In this partnership dispute, two individual limited partners sued their fellow individual partner (who also signed the limited partnership agreement on behalf of the general partner entity) for, among other things, breach of contract and breach of fiduciary duty. The jury returned a verdict in favor of the two limited partners, but the trial court granted a JNOV, dismissing those claims for lack of standing. The Court of Appeals affirmed because “a limited partner does not have standing to sue for injuries to the partnership that merely diminish the value of that partner’s interest” and the plaintiffs’ claims were based solely on their fellow partner’s duties as a partner.
Dr. Erwin Cruz sued his former business partners, claiming, among other things, that he was a limited partner in an entity called Plano AMI, L.P. Before trial, the trial court granted Dr. Cruz’s motion for partial summary judgment establishing his ownership interest as a limited partner, based in large part upon the fact that Plano AMI’s tax returns listed Dr. Cruz as a limited partner.
On appeal, the Dallas Court of Appeals reversed that decision, finding that the partnership agreement was ambiguous and that because Plano AMI had later amended its tax returns to list Dr. Cruz as a general partner, Cruz had failed to establish as a matter of law that he was a limited partner.
Elizabeth Rebeles thought she was in a common law marriage with Paul Leighton, and with good reason — they had been living together since 1984, purchased property and filed tax returns as husband and wife, and started a business together. But after Rebeles filed for divorce in 2006, she discovered that there was no documentation of her divorce from her previous husband, meaning that she could not prove she had ever been validly married to Leighton. The parties nonsuited the divorce case, and Rebeles filed a new suit in which she claimed the parties had formed a general partnership during the time they were together.
The jury found that the parties had indeed formed a partnership back in 1984 and that an event requiring wind-up had occurred in 2006. In accordance with that finding, the trial court wound-up the business and divided the partnership assets. The court of appeals affirmed that aspect of the case, rejecting Leighton’s contention that Rebeles had released her interest in the partnership through a document she had signed to relinquish “all past, present, and future interest in Paul’s Pit Sand and Gravel, and in Hutchins Sand & Gravel and any dealings by Paul M. Leighton.” That release made no reference to the partnership itself, and both parties testified that they had not intended it to release any claim to other property owned by the partnership. To the court of appeals, those facts supported the jury’s finding that Rebeles had not released her interest in the partnership itself. However, the court of appeals also reinstated a $31,000 verdict in favor of Leighton, based on his claim that Rebeles had breached a post-breakup oral contract for her separately owned company to perform billing and clerical services for one of their jointly owned gravel pits. Even though the oral contract related to the partnership business, there was sufficient evidence to show that the parties were representing their independent interests at the time it was made, and not as agents of the partnership itself. Accordingly, the breach of contract finding could still be harmonized with the general partnership finding, and the court of appeals rendered judgment in favor of Leighton.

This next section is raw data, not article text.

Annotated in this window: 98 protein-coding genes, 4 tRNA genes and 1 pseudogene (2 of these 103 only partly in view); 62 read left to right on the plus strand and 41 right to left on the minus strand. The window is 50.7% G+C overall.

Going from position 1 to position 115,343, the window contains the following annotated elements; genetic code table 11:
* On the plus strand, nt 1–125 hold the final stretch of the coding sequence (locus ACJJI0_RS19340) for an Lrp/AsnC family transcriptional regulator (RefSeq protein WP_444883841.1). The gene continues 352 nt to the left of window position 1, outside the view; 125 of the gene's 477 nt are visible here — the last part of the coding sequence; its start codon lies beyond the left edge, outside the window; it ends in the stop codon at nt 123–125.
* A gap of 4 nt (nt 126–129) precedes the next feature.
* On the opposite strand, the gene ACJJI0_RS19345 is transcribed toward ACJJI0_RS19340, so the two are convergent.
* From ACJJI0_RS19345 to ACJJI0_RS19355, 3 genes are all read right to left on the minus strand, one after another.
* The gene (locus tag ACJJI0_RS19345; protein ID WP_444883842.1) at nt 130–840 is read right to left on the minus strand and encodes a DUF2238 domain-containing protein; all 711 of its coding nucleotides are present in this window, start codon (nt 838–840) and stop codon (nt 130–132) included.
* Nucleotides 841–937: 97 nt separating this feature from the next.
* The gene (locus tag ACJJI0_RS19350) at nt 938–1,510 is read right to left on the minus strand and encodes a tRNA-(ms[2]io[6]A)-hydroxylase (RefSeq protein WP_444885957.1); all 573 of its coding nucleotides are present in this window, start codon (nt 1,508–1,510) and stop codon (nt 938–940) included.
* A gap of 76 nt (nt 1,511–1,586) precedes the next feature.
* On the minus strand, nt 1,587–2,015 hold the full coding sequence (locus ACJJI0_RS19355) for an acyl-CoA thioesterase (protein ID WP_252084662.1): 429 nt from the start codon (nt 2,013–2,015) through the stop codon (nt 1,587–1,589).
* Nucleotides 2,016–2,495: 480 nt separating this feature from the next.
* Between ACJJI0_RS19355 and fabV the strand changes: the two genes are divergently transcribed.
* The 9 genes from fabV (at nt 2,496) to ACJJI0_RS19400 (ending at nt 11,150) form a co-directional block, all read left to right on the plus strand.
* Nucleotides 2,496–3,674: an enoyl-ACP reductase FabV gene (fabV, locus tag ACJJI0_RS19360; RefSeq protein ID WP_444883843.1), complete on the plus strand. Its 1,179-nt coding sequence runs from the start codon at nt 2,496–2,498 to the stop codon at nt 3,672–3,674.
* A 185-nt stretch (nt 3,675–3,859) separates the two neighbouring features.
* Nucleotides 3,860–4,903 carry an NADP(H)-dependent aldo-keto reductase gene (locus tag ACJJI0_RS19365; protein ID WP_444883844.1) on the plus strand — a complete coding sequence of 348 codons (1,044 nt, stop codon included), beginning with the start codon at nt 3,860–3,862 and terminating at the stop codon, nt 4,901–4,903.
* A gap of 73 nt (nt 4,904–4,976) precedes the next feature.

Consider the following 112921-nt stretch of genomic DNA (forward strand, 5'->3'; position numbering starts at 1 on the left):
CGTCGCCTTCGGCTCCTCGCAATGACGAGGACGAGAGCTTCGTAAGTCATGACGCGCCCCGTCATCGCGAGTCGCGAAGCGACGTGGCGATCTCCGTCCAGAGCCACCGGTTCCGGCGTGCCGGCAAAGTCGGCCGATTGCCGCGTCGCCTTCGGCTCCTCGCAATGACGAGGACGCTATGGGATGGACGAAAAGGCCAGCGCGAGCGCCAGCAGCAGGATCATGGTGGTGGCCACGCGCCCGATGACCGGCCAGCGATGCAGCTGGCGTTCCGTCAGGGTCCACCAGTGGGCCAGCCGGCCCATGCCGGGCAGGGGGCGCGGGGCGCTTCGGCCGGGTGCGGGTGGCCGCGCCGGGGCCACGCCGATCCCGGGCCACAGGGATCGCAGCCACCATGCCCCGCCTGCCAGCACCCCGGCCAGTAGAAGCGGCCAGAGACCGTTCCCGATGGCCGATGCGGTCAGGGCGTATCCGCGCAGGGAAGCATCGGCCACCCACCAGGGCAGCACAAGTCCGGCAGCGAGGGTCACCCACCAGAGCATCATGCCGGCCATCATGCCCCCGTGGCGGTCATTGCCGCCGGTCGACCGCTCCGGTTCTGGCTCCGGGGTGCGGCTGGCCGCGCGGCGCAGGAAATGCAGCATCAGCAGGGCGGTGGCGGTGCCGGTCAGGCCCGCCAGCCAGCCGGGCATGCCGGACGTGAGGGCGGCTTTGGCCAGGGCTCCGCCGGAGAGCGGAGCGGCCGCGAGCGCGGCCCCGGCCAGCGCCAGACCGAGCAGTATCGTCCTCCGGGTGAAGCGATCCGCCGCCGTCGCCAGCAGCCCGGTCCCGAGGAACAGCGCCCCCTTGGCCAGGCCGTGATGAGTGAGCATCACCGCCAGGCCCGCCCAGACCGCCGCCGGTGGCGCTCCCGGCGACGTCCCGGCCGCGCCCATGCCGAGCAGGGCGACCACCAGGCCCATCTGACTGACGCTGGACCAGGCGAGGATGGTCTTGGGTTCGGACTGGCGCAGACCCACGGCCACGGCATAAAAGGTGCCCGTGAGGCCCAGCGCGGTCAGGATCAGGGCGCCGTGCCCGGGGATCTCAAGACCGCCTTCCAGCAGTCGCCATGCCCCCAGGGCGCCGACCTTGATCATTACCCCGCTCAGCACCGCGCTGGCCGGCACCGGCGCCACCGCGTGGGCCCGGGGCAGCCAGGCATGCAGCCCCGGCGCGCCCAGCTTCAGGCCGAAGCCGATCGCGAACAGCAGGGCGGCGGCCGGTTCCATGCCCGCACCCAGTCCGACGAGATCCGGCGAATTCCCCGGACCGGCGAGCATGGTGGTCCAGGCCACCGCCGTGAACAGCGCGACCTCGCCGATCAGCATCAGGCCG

Leighton v. Rebeles, No. 05-11-01519-CV
The members of a limited partnership entered into a partnership agreement providing that they would each relinquish their partnership interest if they departed involuntarily. The agreement also provided that while no payment was required, the remaining partners could still decide to make a payment to the involuntarily departing partner. In late 2008, two of the three partners decided to terminate Arvid Leick. The remaining partners initially offered to pay him in excess of $300,000, but Leick insisted on almost twice that amount. The partnership and the remaining partners then filed suit seeking a declaratory judgment that Leick had been involuntarily terminated and that they therefore did not owe him anything at all. Leick counterclaimed. The jury found that Leick’s termination had been involuntary, but that he still should have been paid what the remaining partners had originally offered. The trial court reduced the award to $125,000, but still entered judgment in favor of Leick.
On appeal, the partnership claimed that the trial court had erred by improperly instructing the jury that the remaining partners had an obligation to treat the involuntarily terminated partner fairly and reasonably. The court of appeals reversed and entered a take-nothing judgment against Leick, holding that this instruction was contrary to the plain language of the partnership agreement, which left it up to the remaining partners whether an involuntarily departure would lead to any payment at all. Although the Texas Revised Partnership Act does require partners to be fair and reasonable to one another, that could not serve as the basis for the jury instruction because Leick was no longer a partner after the day he was terminated. The court of appeals likewise sustained the trial court’s directed verdict against Leick on his claim for breach of fiduciary duty, since that claim also focused on the other partners’ treatment of him after he was terminated, and there was no fiduciary duty for the parties to remain partners with one another. Finally, the court vacated the trial court’s award of attorney fees to Leick, but noted that he still might still be able to recover fees on remand under the Declaratory Judgments Act, even though he was no longer the prevailing party.
LG Insurance Management Services, LP v. Leick, No. 05-10-01646-CV